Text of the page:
In the graph shown above, the most probable age is 18-19 years of age (in total, 68.2% probability). There is 13.6% probability that the youth in question might be 17 or 20 years of age. Here, the Immigration Service will typically register him as being 18 years of age – the lowest of the most probable numbers. However, as the graph shows, it is a fluid curve and some of those tested will by necessity find themselves in the less probable areas. Therefore, it is inevitable that some minors will end up being treated as adults, which is illegal.
The Red Cross representative recounted a recent case where two sisters were sent to have their ages assessed. They had recounted that there was two and a half years between them. After the examination, the eldest sister was determined to be 18 and the little sister 19 – i.e. the big sister was suddenly the little sister. Although some individuals may have an interest in lying to make themselves seem younger, it’s difficult to imagine why two siblings would intentionally try to swap their ages. Unfortunately, it has not been possible to see documentation from this case as both sisters have since been moved to adult centres and are therefore no longer in contact with their representative.
The Department of Forensic Medicine has also stated themselves that their examination shouldn’t stand alone – yet it does in almost every case. The Danish Refugee Council, Red Barnet and Refugees Welcome therefore call for a supplementary examination, where the child’s maturity is gauged based on psycho-social parameters.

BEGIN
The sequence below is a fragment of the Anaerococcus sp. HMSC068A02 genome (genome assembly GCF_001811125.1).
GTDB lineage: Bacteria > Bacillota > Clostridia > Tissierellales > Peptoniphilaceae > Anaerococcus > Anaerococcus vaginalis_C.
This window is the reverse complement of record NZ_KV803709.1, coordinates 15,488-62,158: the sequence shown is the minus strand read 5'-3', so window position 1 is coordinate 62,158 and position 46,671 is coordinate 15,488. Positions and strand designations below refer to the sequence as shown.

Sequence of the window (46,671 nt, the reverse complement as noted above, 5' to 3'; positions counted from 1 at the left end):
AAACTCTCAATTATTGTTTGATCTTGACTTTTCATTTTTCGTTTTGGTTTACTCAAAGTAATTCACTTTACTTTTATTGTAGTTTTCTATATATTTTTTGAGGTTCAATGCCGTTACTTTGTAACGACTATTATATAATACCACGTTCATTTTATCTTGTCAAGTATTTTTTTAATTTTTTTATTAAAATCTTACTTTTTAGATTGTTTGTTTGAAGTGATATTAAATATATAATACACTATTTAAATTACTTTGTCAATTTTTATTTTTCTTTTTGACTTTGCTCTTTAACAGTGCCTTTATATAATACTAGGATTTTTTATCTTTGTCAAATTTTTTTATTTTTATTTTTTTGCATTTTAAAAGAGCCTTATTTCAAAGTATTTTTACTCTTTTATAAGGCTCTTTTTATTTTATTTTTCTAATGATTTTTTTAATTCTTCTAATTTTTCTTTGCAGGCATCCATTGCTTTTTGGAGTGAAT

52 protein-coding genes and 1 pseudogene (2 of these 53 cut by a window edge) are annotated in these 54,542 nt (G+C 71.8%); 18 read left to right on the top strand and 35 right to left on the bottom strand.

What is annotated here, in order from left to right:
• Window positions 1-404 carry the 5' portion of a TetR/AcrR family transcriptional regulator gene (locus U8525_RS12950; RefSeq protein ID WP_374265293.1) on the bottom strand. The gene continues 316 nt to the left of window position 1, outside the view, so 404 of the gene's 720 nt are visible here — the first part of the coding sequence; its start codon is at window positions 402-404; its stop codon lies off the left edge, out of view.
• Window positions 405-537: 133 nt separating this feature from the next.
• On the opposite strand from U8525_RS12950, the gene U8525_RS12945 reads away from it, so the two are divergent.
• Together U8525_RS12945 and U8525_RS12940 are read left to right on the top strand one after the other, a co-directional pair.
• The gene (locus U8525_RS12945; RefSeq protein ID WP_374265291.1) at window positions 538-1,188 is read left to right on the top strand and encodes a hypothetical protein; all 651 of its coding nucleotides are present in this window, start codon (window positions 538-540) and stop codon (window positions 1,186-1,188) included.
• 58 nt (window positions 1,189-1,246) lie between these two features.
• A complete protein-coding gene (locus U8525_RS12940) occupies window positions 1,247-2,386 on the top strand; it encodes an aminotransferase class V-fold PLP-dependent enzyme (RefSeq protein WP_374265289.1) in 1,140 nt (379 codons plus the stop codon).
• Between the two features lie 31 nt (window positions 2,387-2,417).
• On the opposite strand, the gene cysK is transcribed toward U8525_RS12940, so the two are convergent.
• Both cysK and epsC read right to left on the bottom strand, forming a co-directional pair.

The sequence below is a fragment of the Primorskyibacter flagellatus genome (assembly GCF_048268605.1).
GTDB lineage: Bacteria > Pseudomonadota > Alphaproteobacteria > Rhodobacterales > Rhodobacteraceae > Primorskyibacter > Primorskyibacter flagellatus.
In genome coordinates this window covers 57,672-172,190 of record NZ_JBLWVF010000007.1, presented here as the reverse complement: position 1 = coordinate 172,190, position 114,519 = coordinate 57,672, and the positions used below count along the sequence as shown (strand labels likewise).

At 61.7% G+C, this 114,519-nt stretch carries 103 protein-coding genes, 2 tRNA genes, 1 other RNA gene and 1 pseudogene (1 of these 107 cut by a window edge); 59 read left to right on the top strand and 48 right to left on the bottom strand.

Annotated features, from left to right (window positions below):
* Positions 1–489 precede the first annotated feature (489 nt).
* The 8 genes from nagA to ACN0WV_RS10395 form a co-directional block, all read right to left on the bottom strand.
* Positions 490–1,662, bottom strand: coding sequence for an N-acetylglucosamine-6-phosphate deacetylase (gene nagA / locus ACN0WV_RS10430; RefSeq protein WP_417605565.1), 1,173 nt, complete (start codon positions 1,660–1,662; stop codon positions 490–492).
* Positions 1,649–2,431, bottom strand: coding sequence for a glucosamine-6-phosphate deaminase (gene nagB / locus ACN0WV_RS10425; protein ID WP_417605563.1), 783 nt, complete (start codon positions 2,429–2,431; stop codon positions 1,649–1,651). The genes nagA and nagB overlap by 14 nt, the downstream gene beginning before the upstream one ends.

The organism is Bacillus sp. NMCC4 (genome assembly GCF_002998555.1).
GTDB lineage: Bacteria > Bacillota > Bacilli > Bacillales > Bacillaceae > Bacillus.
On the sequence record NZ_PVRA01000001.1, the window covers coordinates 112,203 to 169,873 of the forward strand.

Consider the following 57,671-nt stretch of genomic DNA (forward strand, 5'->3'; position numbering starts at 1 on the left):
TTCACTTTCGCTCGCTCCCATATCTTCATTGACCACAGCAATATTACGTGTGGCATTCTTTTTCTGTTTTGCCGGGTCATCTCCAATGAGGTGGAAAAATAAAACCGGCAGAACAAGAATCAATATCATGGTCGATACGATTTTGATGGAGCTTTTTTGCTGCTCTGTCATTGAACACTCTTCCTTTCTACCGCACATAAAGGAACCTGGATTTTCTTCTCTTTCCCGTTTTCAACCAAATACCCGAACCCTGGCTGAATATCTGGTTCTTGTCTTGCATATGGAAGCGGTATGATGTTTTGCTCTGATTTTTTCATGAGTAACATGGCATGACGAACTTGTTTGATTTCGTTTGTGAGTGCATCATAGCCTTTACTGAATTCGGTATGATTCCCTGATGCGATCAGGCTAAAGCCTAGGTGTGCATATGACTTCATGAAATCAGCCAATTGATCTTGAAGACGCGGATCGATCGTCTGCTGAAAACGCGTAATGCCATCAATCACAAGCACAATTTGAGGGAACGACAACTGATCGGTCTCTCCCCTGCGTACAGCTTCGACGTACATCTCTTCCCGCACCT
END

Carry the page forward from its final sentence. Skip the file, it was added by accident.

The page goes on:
The Danish lawyer Jens Bruhn-Petersen took a case to High Court in 2009, and the court agreed that his Afghan client might be under 18 years when he applied for family reunification with his mother in Denmark – in spite of the age test showing a 84% probabilty that he was over 18. The court found other facts in the case as important. But this option is not available for the unaccompanied minors, when the age test stands alone.
So far, Sweden has rejected the examination method used in Denmark as it was deemed too unreliable. However, this year, it was decided that 15-18,000 unaccompanied minors in Sweden would be examined using a new method. It is based on x-rays of teeth and knees and the Swedish authorities deem it to be more reliable.
There’s no doubt that some of the minors who claim to be under 18 are, in fact, over 18. However, it’s also a fact that many of the asylum seekers from Africa and Afghanistan don’t know precisely when they were born. Birthdays are not celebrated as we do in the West and you don’t get an official document when a child is born. Children are often only registered for the first time when they start school.
The majority of unaccompanied minors arrive without any form of documentation, and there can be many reasons for this. Many have never had an ID-document, such as many of the Afghan boys who grew up as illegal refugees in Iran and Pakistan. Others have lost them during their flight, such as those forced to hand them over to smugglers and still others have thrown them away intentionally with a view to pretending to be younger. Other ID-documents are not officially recognised in Denmark as they are too easy to forge. This generally applies to all documents from Afghanistan and it’s precisely here the majority of unaccompanied minors come from. And even if a teenager from Eritrea does manage to acquire their birth certificate and have it sent to Denmark, it will normally not be accepted as proof of the child’s age.